I have returned from wedding week in Colorado! My brother is currently married and getting loaded with the locals in Barbados. And I? Well, right now I’m full of Kashi and fruit. Time to undo a weekend of eating unhealthily at what appeared to be an extended college rager.
What a blast I had, too. I was part of the bridal party, but due to my family ties I spent most of the week surrounded by drunk, shirtless, 23 year old groomsmen. I picked them up off of lawns. I painted ties and last names on their chests and backs for the 5k. We took my mom’s cats on Chatroulette for Kitteh Parteh time. And I made them sandwiches.
You have never seen a group of more pathetically grateful, naked youths than those who are hungover and have been given sandwiches.
“OMG YES! How did you know I wanted a sandwich? You’re a genius, Kristie. Aw, man. Yessss!!!”
Sometimes it doesn’t even take a sandwich. I just cubed up some lebanon balogna and put it in a ziplock for my brother to eat, and was given many slurred accolades about the “sack of mastodon meat.”
I’ve known many of these guys since they were eating Handi-Snacks out of their lunch pails. It was bittersweet to see them all-growed-up, so to speak. And it was more difficult than I thought to keep them rounded up night after night, trying to prevent them from being ousted from the hotel or arrested. Or both.
And while I tried to keep them from killing themselves or innocent bystanders, they tried to kill me. Like with their wedding 5k (it’s family tradition at this point–mad props to me). It was held at Red Rocks amphitheater, which is gorgeous and a favorite of bands from the Beatles to Dave Matthews to ICP. It’s also a course that involved almost 1000 ft in climbing elevation over a three mile run that BEGAN at pretty intense elevation, ending in a run up these stairs: I wish I were kidding. The good news is that IF I vomited blood, it was minimal. The other good news is that my brother managed to make it even more challenging than my wedding 5k, which was through Garden of the Gods. The bad news is that my family is one of immense pride and competition, so my sister’s wedding may involve running directly perpendicular to the ground. Possibly up a skyscraper or something.
After the run, we all had a quick lunch and then had the rehearsal and ensuing dinner. This is the dinner I had written about, where they had trouble coming up with a good vegetarian option. They ended up going with one of the options that I had suggested, which was great. The only teensy downside is that they over-thought it. It was clearly vegetarian food that had been prepared by a non-vegetarian. The chef had put so many different vegetables on the plate, many of which were not-quite-crisp, that it became muddled and lacked focus. The colors looked stew-y.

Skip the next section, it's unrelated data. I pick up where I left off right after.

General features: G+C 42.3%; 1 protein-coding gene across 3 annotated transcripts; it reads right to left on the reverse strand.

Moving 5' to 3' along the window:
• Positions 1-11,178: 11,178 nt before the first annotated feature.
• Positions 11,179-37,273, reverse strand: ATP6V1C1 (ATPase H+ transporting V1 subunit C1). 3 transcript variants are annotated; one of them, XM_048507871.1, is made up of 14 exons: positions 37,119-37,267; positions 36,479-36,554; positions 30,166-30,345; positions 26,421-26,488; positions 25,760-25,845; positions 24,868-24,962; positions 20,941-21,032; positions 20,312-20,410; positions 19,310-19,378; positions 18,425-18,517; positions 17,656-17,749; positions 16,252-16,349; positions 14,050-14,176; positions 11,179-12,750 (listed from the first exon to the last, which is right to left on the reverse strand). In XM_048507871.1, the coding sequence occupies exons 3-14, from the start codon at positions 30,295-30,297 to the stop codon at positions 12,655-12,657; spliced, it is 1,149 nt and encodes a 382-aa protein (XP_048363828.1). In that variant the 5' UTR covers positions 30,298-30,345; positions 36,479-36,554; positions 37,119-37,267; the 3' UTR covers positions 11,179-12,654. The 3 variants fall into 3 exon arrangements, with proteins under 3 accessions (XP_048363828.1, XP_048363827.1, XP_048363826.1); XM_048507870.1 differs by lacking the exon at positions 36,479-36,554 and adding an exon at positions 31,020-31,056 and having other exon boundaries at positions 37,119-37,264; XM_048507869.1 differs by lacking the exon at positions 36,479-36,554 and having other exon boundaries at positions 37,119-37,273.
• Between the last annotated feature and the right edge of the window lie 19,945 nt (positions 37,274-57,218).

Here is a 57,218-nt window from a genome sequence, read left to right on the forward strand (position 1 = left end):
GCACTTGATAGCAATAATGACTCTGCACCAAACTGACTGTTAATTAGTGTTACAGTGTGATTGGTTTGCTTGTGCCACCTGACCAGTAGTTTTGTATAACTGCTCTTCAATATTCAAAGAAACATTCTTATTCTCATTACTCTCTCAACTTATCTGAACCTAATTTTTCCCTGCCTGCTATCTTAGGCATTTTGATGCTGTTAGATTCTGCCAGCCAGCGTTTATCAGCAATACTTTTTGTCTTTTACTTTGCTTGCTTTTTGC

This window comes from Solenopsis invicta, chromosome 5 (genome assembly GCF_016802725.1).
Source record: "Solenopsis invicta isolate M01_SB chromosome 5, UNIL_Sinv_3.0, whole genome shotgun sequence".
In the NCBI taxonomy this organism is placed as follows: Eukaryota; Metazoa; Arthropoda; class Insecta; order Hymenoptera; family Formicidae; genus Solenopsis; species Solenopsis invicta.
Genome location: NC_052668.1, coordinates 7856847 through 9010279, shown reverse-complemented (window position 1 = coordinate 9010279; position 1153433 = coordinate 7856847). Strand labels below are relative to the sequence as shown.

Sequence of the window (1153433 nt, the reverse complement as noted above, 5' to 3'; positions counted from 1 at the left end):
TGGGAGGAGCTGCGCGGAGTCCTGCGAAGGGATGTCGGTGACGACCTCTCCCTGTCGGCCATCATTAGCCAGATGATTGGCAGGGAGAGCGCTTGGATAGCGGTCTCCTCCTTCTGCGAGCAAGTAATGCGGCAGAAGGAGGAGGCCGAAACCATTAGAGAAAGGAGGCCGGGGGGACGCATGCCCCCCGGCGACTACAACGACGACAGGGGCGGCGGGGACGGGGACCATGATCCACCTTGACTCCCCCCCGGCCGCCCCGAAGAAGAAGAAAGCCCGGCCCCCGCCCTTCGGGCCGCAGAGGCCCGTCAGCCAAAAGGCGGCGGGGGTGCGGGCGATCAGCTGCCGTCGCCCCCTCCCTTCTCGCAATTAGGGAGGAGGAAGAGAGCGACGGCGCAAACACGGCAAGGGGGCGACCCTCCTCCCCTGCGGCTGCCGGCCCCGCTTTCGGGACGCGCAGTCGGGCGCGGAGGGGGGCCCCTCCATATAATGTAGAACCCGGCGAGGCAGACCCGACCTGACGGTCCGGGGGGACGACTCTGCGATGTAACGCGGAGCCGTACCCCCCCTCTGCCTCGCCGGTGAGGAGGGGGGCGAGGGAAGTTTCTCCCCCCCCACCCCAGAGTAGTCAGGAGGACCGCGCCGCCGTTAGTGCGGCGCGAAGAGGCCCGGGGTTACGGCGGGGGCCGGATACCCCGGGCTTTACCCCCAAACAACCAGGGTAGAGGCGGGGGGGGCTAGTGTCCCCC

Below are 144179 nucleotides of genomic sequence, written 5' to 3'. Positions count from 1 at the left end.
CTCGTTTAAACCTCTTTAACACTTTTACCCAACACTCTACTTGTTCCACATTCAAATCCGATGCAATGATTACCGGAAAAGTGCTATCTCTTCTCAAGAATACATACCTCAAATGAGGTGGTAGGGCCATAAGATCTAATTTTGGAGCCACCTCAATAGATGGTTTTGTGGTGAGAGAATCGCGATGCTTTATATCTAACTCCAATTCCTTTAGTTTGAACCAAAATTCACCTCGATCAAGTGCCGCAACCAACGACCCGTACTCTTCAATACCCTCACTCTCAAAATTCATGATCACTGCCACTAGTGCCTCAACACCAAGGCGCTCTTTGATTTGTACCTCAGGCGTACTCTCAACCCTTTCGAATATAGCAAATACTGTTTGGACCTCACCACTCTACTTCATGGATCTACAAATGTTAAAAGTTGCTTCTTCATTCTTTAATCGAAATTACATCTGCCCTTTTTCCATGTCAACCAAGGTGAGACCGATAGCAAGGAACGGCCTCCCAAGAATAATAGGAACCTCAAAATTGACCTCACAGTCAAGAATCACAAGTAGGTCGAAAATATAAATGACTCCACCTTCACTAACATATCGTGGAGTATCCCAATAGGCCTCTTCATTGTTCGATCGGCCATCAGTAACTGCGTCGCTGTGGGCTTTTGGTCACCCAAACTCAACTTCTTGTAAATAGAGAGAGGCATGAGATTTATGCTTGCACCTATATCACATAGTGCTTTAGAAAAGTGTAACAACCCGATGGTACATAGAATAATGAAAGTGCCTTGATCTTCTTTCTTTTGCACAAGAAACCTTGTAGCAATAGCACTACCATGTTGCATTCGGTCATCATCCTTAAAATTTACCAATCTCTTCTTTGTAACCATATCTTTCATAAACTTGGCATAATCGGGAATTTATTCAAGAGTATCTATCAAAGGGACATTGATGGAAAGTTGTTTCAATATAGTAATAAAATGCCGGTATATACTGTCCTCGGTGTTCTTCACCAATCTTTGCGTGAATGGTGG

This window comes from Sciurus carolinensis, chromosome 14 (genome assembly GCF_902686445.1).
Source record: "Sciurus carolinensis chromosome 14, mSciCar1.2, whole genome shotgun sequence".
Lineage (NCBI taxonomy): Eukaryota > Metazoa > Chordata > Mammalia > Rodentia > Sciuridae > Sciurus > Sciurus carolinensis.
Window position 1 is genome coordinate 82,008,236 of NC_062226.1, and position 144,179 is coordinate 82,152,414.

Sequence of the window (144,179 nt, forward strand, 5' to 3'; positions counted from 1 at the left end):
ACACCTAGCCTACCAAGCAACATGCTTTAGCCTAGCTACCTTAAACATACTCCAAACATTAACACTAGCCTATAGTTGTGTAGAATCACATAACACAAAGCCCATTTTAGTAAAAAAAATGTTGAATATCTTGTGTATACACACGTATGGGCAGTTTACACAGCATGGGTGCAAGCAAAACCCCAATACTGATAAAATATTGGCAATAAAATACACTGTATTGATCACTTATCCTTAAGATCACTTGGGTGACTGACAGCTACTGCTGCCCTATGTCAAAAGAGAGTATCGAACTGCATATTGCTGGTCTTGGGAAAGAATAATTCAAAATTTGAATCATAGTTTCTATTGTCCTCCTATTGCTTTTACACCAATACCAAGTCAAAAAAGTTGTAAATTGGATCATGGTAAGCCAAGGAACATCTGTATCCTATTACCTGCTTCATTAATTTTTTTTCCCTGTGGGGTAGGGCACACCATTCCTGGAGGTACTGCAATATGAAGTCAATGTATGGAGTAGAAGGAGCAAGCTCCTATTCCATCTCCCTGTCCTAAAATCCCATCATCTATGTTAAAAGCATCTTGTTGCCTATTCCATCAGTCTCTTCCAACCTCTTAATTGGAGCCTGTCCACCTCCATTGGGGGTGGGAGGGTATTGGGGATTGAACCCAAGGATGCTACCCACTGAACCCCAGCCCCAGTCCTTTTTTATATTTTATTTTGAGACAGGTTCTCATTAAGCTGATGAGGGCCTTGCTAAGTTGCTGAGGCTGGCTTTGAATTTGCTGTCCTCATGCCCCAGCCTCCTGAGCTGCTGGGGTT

What I had suggested was grilled parmesan-polenta cakes with mushroom confit and grilled asparagus with lemon-thyme butter. Delicious. Simple. Clean.
What the chef prepared was so much more WORK than that. It was two half-dollar-sized polenta cakes with a small amount of sauce, plus three white asparagus spears, plus a slab of summer squash. Plus a slab of zucchini. Plus a bed of cooked spinach. Plus a carved, winter-quality tomato with broiled cheese on it. Plus a slab of carrot. There was just SO MUCH happening on that plate.
I know he or she felt compelled to make it look fancified and worth the expense, but sometimes bright and simple and fresh is better. Sometimes it’s worth more, too.
Granted, it wasn’t exactly what I had suggested, but we’re all thinkers here. I didn’t have any mushrooms, for one. But it was grilled parmesan-polenta cakes, still crispy on the outside from the grill. They were full of butter and corn and goodness. Then there was a fresh asparagus soup that was so bright I almost had to wear sunglasses to eat it. Perfectly crisp-tender tips were laced throughout the soup for crunch, and it was topped in egg yolk drops that had been cooked in thyme-infused clarified butter and a squeeze of fresh lemon.
It took me under 30 minutes to prepare, aside from pre-cooking the polenta so it would be set for grilling. And that was while I was doing other things, like obnoxiously facebooking and playing with my dog.
So my suggestions to the chef at the Briarwood:
1- Cook your vegetables less.
2- Don’t put so many vegetables on a plate. It’s a vegetarian entree, not giant ratatouille
3-Sauce should go under the polenta cakes, not on top. The crisp exterior is part of their charm
4-Don’t serve “fresh” tomatoes in winter
5-Don’t ever, ever carve a tomato into intricate scallops or roses or whatever. All it says is that someone was touching it a lot.
6-Let your ingredients speak for themselves. Part of that involves buying the freshest, in-season ingredients. Part of that involves restraint. But it’s important.
7-Pick a focus for your plate and stick to it. Even if that focus isn’t steak. The other ingredients are just supporting characters.
I’ll stick with seven suggestions, because GO ELWAY.
And I so did appreciate the effort to which they went to ensure a “new” entree for the vegetarians in the group. I don’t want to sound ungrateful.
Oh, and whatever that crab dish was (only Smith ordered it)… it smelled like major hookers. Seriously.
And I apologize for the number of people who ate their steak above medium-rare. I yelled at them, I promise.
With that, I bid you adieu and must go work some more on house hunting and not being fat. With the exception of the 5k, it’s been a week without concentrated exercise, and I feel myself starting to wobble like a refrigerated pot of high-quality stock.